Emotional labour is a necessary term, however misapplied it can sometimes now be, due to its high profile. John Fitzpatrick’s Reared is sympathetic to the often unnoticed burden which falls on women, to anticipate needs before the needs even manifest, to keep the house running smoothly, to pick up any slack. His full female characters scorch each other as they bump around their small, cluttered house, but we aren’t left with a particularly strong impression of what he’d like us to take from this.

Directed by bold & saucy’s Sarah Davey-Hull, the production fills Theatre503’s small stage perfectly, a realistic kitchen and some important, dangerous stairs which remain unseen. The family are Irish but in London, which is only part of what seems to weigh on grandmother Nora (Paddy Glynn). She’s growing forgetful and can’t manage too well on her own, while 15-year-old Caitlin (Danielle Philips) is pregnant. Father, Stuart (Daniel Crossley) is distracted and largely leaves Eileen (Shelley Atkinson) to deal with all of this, and meanwhile some shadowy parts of their family history seem bent on rearing their heads again.

There is a lot more in Reared besides this, which is what causes problems. Fitzpatrick’s narrative is fairly simple, but the punches to the characters’ equilibrium just keep coming, reveal after reveal, when they’re dealing with enough already. And yes, this is how life is, but this is theatre, which works differently. Rohan Nedd provides some welcome comic relief as Colin, but though the play bills itself as a dark comedy, humour doesn’t dominate here. It might do if fewer issues were involved, allowing for a tighter focus – perhaps on intergenerational malice and solidarity between women – as Fitzpatrick has great concepts in here already that would make for several compelling plays.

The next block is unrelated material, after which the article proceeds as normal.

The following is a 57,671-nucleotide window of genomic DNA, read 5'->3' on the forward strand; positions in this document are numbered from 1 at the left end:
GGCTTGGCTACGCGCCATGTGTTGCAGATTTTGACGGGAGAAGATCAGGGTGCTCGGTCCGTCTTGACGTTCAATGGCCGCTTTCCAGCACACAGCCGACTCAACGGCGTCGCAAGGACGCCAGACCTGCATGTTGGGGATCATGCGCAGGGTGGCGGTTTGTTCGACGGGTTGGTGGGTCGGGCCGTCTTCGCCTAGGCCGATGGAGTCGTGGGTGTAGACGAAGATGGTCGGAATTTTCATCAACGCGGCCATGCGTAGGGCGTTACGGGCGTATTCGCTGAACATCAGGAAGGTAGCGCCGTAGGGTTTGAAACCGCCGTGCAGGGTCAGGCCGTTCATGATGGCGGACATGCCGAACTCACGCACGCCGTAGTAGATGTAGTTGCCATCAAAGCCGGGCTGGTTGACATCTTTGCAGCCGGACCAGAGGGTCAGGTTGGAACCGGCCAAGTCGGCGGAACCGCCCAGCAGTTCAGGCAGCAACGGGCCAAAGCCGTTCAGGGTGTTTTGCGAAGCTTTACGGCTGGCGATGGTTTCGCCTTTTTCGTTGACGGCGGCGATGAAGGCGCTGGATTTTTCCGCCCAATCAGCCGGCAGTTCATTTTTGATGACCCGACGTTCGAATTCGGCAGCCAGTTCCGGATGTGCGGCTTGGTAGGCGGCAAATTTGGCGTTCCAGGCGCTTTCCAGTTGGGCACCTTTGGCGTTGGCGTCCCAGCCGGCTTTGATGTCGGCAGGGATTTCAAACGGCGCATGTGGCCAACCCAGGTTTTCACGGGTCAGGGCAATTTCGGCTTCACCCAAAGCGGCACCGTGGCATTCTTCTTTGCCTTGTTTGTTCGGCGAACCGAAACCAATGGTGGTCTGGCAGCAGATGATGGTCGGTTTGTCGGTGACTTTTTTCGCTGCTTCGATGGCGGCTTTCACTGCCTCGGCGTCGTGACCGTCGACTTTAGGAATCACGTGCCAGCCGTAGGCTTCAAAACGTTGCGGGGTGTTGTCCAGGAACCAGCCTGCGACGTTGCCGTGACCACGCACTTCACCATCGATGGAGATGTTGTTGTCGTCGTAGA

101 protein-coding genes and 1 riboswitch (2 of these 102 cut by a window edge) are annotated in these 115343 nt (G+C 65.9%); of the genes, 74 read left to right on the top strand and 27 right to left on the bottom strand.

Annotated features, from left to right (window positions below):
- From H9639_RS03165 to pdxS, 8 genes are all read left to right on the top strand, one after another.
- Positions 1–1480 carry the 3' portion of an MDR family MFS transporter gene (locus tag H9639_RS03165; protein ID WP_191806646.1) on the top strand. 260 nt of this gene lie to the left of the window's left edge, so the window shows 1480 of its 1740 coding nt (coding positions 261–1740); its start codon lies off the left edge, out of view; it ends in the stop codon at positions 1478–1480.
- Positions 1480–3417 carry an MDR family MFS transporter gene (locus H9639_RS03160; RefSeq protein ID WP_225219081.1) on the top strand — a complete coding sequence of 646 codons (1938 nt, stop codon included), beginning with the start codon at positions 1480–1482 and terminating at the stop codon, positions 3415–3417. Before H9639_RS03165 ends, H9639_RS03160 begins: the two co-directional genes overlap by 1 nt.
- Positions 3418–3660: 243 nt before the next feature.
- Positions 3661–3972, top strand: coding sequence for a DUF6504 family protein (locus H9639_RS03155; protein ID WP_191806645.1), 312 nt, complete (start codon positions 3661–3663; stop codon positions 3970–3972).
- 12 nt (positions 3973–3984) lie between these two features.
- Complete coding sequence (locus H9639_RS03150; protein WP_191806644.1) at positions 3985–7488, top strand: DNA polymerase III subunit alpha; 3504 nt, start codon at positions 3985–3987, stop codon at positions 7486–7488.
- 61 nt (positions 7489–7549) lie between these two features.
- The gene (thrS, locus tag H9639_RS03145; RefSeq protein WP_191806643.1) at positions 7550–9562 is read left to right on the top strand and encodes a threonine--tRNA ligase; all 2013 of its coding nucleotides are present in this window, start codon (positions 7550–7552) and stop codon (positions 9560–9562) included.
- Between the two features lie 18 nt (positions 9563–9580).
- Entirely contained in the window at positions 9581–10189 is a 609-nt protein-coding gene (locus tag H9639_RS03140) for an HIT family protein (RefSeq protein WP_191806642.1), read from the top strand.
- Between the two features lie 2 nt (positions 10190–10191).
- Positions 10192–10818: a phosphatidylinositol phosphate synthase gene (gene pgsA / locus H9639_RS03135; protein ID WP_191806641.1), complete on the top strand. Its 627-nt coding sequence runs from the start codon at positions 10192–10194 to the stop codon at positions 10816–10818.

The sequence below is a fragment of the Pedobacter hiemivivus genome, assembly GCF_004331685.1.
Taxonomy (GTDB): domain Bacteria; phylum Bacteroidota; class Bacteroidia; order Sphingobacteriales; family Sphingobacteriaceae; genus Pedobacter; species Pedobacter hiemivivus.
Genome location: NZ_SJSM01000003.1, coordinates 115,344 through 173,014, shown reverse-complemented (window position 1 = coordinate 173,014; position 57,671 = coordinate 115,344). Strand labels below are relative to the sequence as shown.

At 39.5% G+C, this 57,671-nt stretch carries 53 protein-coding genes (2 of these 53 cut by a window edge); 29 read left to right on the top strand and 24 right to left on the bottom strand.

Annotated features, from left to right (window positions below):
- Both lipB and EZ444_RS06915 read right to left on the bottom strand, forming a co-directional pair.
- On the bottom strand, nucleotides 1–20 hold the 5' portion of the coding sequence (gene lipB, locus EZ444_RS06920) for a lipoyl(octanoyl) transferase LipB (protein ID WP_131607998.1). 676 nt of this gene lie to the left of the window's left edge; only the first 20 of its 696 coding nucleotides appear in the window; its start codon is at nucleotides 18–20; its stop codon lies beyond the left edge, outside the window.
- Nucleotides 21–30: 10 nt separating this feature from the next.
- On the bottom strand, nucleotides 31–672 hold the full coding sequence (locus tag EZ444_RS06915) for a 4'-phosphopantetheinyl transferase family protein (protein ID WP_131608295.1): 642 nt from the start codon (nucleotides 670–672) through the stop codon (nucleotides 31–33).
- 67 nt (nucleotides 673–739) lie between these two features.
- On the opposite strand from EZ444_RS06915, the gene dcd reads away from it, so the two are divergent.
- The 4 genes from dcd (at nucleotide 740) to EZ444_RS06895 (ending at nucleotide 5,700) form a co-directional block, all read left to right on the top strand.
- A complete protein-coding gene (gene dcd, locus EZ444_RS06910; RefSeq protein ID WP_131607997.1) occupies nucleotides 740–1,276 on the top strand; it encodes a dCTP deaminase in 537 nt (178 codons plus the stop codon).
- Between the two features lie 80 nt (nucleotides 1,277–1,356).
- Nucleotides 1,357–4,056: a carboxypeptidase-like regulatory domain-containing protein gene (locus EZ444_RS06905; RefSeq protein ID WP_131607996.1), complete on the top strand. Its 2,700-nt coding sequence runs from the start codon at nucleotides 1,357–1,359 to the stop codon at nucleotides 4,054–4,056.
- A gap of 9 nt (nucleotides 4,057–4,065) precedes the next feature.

So much is going on in Reared that I have little sense of who Eileen as a character is outside of all this turmoil in her life, and it isn’t till the last scene that we are allowed to see her with Stuart and grasp them as real people, still affectionate and playful and carrying on despite all that has happened, like the rest of us. But then one more thing has to happen, for an ending which almost feels automatic in its expected quality, its slight horrific and surreal element, its ambiguous meaning for the audience. Fitzpatrick, I think, has so much within him that he’s capable of writing that this play suffers slightly from a lack of restraint and a certain streamlining. For a lot to think about, and to see a clearly able writer at work, see Reared.

Reared is playing at Theatre503 until 28 April

Photo: The Other Richard